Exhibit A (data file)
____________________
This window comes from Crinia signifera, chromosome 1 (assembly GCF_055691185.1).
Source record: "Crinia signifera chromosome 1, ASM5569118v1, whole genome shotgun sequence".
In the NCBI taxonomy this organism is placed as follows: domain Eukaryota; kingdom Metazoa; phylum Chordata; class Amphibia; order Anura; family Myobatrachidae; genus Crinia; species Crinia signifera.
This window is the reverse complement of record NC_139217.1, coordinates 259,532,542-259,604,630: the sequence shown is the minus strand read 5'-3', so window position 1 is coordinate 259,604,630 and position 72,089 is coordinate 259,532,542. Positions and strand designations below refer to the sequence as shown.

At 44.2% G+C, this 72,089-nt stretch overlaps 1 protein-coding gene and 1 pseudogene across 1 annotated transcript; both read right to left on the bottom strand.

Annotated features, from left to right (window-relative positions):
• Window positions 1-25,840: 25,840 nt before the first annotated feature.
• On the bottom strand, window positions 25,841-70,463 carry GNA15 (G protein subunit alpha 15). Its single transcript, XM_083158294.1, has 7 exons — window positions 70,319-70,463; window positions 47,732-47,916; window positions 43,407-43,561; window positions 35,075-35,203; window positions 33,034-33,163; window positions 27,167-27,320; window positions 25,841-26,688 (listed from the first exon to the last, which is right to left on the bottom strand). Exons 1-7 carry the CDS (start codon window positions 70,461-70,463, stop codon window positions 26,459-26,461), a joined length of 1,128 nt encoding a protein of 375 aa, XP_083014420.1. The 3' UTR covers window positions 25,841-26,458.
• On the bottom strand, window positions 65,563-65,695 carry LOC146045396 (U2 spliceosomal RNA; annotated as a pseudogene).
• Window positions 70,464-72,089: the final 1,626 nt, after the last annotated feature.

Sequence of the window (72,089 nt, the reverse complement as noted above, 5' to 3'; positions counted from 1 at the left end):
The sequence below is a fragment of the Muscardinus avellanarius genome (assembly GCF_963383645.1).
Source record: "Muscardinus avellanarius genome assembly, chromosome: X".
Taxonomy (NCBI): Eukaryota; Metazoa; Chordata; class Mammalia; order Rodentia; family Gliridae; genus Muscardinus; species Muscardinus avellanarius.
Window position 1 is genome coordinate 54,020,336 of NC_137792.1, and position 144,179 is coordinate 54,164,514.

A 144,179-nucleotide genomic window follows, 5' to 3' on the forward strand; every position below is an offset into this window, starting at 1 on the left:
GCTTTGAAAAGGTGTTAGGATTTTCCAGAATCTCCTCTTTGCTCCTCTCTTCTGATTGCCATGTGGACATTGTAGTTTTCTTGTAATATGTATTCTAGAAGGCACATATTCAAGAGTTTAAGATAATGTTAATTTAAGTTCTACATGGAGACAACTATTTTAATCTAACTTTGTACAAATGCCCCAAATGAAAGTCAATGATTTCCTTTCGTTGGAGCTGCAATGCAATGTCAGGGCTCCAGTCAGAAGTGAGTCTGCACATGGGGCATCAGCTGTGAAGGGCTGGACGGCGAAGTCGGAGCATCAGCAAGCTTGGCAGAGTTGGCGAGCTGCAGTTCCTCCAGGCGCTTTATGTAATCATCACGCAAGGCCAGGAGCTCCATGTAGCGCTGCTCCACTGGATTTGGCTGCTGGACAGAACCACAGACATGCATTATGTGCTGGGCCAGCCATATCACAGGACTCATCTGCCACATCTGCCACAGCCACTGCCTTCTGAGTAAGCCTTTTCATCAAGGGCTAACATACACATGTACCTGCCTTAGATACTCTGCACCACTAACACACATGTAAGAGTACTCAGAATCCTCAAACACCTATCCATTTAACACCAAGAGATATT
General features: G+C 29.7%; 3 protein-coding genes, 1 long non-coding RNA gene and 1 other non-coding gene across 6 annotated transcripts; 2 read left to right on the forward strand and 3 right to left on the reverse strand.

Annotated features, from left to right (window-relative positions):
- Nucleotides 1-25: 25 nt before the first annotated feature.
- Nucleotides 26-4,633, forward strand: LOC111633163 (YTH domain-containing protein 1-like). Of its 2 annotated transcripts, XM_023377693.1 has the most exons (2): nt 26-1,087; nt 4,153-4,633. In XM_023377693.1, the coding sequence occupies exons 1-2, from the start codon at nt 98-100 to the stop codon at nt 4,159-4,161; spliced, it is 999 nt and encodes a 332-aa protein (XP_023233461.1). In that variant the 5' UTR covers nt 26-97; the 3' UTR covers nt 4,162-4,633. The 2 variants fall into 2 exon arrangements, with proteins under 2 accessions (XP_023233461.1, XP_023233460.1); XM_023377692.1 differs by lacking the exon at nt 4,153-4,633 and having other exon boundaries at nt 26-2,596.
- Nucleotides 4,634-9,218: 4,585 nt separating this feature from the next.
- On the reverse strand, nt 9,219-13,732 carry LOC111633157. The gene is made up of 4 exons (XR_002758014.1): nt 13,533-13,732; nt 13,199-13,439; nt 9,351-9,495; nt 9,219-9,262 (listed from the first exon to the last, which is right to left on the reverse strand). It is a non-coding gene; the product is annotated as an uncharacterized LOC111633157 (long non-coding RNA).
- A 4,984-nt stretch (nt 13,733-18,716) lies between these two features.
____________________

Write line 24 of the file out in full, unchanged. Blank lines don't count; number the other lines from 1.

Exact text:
- A 4,984-nt stretch (nt 13,733-18,716) lies between these two features.